Graham Bartlett is a private English tutor. He lives in North London and travels to meet numerous teenage clients. He is a lonely person, unable to find steady work, but does his best to survive and deliver sound lessons to a large number of youngsters, diving in and out of their homes with a battered satchel on his shoulder, glimpsing their families and backgrounds. Browsing the internet he discovers an unpleasant murder has occurred in the quiet suburban avenue where he grew up. The horrific discovery of a woman’s callously disposed-of body half-interests him whilst seeming to have little to do with his own life, apart from accidents of place and memory. Intertwined with his peripatetic journeys across a cityscape marked by recent riots are the stories of people he has known, or imagines, or has actual dealings with in the present.
Falling Through is a novel of encounters and evasions: north of the Thames, south of hell.
|Gerard Manley Hopkins The Wreck of the Deutschland|
Commentary and Notes by Nigel Foxell.
This volume contains the complete text of the great Hopkins poem, together with Nigel Foxell's introduction and his copious notes, touching on nearly every line in the poem. An indispensable reader's guide to one of the great poems in the language.
‘The Wreck of the Deutschland’‚ deserves and requires close and subtle attention from the imagination and intellect of critics. A new generation of readers will be grateful to Nigel Foxell, poet, novelist and scholar, for the diligence and love he has brought to bear on this formidable task.
|Kelvin Corcoran Facing West|
Published March 2017. Paperback, 84pp, 9 x 6ins, £9.95 / $17
"Facing West achieves true illuminations of the places and uses of myth. Corcoran’s lines balance impressively between sometimes cryptic, aphoristic phrases and an orality encountered in song – and in great poetry. Several poems are almost like screens with a critical or philosophical text behind them; and the verse emerges stranger, and stronger, for the incidents in other books it points us to… The overall edifice in Facing West allows entrances by prose passages – often, apparently, autobiographical; also talismanic insertions from other tongues, sometimes acronyms and street names. Yet, these often fragmentary structures develop as an experiment in narrative across separate sections, they work as a book. And in the end, nothing feels out of place.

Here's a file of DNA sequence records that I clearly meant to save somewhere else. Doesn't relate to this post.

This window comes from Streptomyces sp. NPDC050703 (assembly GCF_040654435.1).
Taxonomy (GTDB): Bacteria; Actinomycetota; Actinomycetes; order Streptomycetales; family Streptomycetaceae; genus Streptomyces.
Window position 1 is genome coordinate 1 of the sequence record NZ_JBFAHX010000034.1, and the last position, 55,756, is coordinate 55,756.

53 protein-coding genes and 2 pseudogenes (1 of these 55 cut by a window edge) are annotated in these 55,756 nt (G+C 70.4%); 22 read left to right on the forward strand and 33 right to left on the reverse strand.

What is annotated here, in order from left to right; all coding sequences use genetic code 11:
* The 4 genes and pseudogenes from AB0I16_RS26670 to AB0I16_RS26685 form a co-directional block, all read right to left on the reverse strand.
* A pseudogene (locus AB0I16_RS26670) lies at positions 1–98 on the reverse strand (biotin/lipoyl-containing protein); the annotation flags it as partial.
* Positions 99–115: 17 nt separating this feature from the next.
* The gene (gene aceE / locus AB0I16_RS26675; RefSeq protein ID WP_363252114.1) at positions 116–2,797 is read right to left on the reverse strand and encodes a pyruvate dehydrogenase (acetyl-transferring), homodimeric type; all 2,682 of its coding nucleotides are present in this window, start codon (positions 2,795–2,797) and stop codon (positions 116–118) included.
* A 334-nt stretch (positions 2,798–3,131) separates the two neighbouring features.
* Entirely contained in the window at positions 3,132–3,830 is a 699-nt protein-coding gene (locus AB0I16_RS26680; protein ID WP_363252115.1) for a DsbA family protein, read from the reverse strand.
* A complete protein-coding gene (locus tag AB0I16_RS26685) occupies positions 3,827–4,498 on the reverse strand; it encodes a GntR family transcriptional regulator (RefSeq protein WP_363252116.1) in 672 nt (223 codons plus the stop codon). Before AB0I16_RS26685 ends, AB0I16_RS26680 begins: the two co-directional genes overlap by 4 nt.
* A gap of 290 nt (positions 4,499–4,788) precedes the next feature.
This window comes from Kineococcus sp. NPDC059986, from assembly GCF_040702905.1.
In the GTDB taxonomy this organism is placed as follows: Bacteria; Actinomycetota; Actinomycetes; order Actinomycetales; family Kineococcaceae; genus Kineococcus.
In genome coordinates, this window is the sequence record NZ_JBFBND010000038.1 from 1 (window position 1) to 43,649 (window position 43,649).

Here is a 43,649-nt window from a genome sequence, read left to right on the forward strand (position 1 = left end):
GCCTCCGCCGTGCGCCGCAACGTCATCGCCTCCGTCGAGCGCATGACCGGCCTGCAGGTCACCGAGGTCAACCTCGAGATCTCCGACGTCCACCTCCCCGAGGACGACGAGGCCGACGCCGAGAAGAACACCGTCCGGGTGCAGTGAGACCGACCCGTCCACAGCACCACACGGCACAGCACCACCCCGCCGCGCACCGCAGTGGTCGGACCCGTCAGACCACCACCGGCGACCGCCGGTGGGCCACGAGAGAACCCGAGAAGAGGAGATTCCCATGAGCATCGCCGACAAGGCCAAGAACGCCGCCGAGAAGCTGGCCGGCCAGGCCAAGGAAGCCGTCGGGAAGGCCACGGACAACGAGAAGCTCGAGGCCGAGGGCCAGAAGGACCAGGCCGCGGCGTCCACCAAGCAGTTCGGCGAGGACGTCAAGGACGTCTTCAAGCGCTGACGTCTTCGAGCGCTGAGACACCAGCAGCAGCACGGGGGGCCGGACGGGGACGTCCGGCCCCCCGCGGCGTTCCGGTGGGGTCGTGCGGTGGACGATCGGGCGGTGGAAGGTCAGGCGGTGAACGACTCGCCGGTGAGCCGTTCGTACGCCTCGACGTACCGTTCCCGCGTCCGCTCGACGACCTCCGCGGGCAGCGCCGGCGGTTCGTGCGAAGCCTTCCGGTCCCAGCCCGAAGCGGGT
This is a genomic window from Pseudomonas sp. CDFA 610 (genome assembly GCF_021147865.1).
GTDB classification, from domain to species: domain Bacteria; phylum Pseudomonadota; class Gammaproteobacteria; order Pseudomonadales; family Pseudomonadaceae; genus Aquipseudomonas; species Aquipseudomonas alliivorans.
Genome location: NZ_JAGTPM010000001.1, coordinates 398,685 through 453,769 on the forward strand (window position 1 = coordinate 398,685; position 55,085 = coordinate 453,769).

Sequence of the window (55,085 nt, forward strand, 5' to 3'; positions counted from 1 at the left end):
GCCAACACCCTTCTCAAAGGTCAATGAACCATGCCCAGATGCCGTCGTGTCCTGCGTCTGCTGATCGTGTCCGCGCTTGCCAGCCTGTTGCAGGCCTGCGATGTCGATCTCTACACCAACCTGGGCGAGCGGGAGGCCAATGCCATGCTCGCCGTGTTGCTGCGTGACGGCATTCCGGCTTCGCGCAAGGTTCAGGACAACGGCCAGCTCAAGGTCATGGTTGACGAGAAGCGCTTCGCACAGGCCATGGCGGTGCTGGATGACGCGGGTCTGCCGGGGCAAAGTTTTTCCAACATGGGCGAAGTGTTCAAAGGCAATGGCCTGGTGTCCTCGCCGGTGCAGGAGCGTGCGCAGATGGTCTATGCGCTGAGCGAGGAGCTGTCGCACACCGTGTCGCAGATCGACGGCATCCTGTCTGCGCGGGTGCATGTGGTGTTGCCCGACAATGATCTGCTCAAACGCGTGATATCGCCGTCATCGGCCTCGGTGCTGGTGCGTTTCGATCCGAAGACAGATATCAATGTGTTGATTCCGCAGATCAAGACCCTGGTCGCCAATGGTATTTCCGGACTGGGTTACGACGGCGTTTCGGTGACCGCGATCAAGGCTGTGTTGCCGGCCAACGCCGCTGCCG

|John Hall As a said place|
Published March 2017. Paperback, 86pp, 8.5 x 5.5ins, £9.95 / $17
blink / and the outline is lost
As a said place gathers together poems written since 2011. The book is shaped around ‘I’m on the Train’, a sequence prompted by and on a repeated train journey from home to work through parts of Devon and Cornwall. It returns to the spirit of John Hall’s early book, Days. In each case the poems arise from the contingencies of the everyday and respond to the language demands that these seem to make. Before and after this sequence are clusters of individual poems … [a]ll the poems share a sense that poetry, among its other qualities, is also a mode – or a set of modes – of thinking: the saying of the world continues to matter, as does its unsaying, and that this by no means brings ease: the broken lines that constitute poetry negotiate ambivalent relations with the continuities of speech, with syntax, with the carefulness of thought.
|Clive Faust Past Futures — Collected Poems|
Published March 2017. Paperback, 304pp, 9 x 6ins, £14.95 / $25 / A$ 32
“Back forty years ago I wrote of The Gist of Origin: ‘In such a bare age as ours, the truth, though terrible, is clean. The worlds of Chaucer, Homer and Tolstoy were conventionally realized ones—even if the men in them shifted between realizations, incorrigibly. We now are in the same ferry as these chaotic Americans: we have no fixities to shift among. The only order they bring with them—and it is not nothing—is an economy of means.
Ultimately the variety—of place, of instance, of event, of impression is deceptive. Also the enormous amount to be learnt from them, deceptive—because it is all the one thing. And the one thing is terrible, because it is unclear whether it is not ourselves.’
I think this era of thought/feeling is now obsolete in the culture, which is now based upon a sort of decorative wit—adapted for the computerex machinery, but on the
way to being mechanically replicated by it.
Incidentally, the prosody of this perhaps outdated poetry is based at its best upon simply 'the taste of words, the pleasure of utterance as a physical act', in the words of Cid Corman." —Clive Faust